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  • About Me

    Jefferson Adams is a freelance writer living in San Francisco. He has covered Health News for Examiner.com, and provided health and medical content for Sharecare.com. His work has appeared in Antioch Review, Blue Mesa Review, CALIBAN, Hayden's Ferry Review, Huffington Post, the Mississippi Review, and Slate, among others.

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    Jefferson Adams
    Butter and fresh tarragon were once my go-to dressing for carrots, but my flaring sweet tooth recently pulled me in a slightly different direction. This recipe turned out to be just sweet enough to rival dessert. This is a great dish to serve when you have guests, especially if you can get your hands on rainbow carrots.
    Ingredients:
    1 pound carrots cut into 1-inch pieces
    2 tablespoons maple syrup or honey
    1 tablespoon butter
    1 tablespoon lemon juice
    ½ cup freshly chopped parsley
    Pepper to taste
    Directions:
    Salt a medium pot of boiling water and cook carrots for 5-6 minutes until tender-crisp and drain.
    Add carrots to a medium saucepan and heat with syrup, butter, and lemon juice.
    Cook until carrots are well-coated, about another 5 minutes. Season with pepper and parsley and serve immediately.


    Jefferson Adams
    The decadent, borderline sinful combination of bacon and blue cheese is one I use sparingly, but with the season of dinner parties upon us, I can’t think of a better reason to break it out. On another night, try dressing up the sprouts with for toasted walnuts, cranberries, maple syrup and a touch of balsamic; think savory dessert…
    Ingredients:
    1 pound Brussels sprouts, halved or chopped
    4-5 strips thick-cut bacon
    1 tablespoon butter
    1 small onion, diced
    2 cloves garlic, chopped
    1 ounce blue cheese crumbles
    Salt and pepper to taste
    Directions:
    Heat a large skillet over medium-high and cook bacon until crispy. Remove and let drain on a paper towel-lined plate.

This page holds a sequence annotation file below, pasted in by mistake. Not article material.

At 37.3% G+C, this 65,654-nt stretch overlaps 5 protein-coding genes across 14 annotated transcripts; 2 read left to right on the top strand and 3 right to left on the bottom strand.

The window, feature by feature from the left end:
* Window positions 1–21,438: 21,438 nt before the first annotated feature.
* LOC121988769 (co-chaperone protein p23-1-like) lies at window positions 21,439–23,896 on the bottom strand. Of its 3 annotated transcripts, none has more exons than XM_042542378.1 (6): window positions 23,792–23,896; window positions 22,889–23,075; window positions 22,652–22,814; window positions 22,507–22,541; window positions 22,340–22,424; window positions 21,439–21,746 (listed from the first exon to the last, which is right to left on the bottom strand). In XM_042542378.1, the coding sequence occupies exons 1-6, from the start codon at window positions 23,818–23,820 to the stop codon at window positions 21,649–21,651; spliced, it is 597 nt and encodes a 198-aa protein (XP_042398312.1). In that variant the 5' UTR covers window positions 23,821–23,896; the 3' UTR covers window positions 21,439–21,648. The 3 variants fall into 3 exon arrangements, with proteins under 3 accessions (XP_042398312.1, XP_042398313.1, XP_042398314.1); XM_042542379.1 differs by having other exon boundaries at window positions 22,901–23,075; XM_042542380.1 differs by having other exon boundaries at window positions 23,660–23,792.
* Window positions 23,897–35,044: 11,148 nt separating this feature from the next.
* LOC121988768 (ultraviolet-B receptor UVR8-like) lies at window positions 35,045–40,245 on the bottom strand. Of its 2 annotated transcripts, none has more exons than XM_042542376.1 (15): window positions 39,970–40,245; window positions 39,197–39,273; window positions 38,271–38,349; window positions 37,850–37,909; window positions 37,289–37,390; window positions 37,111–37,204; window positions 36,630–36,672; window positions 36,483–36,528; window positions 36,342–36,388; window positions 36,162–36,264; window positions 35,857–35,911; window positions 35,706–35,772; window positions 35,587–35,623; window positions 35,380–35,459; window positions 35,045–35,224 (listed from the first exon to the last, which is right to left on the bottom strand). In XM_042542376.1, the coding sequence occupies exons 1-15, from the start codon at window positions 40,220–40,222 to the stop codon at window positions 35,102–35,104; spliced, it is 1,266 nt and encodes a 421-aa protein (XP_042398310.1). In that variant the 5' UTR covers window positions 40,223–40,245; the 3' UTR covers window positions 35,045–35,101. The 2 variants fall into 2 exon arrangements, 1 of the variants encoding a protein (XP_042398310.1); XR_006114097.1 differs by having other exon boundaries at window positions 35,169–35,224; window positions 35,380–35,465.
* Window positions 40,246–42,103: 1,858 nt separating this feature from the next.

Reserve less than 1 tablespoon of the fat from the pan and add butter. Sauté the onions for 2-3 minutes. Add the garlic and Brussels sprouts. Cook for 10-12 minutes, stirring occasionally, until sprouts are golden-brown.
    Add the bacon and blue cheese and toss together. Season with salt and pepper if desired and serve immediately.


    Jefferson Adams
    Gorgonzola is a veined Italian blue cheese, made from unskimmed cow's and/or goat's milk.
    Contrary to popular belief, Gorgonzola, or blue cheese does NOT contain gluten. These days, blue cheese is no longer made with mold from stale bread as a starter, as it was once upon a time. The molds used to make commercial Gorgonzola and blue cheese are isolated for purity, and cultured in sterile conditions. They are gluten-free. That means that most people with celiac disease and gluten intolerance are free to eat most all blue cheeses.
    To celebrate that fact, I recently prepared a delicious beet salad with Gorgonzola, pear and arugula, which is one of my summer favorites. I just couldn't wait for summer to get started.
    This recipe makes a tasty, refreshing salad that will turn heads and delight tastebuds.
    Ingredients:
    3 red beets, peeled, roasted and diced
    1 firm Bosc or D'Anjou pear, diced
    1 tablespoon lemon juice
    4 ounces crumbled Gorgonzola or mild blue cheese
    ¼ cup extra-virgin olive oil
    1 tablespoon honey
    ¼ cup balsamic vinegar
    ¼ teaspoon salt
    ¼ teaspoon freshly ground black pepper
    2 teaspoons Dijon mustard
    1 large shallot, peeled and chopped
    4 ounces of mixed lettuce, washed
    2 ounces arugula, washed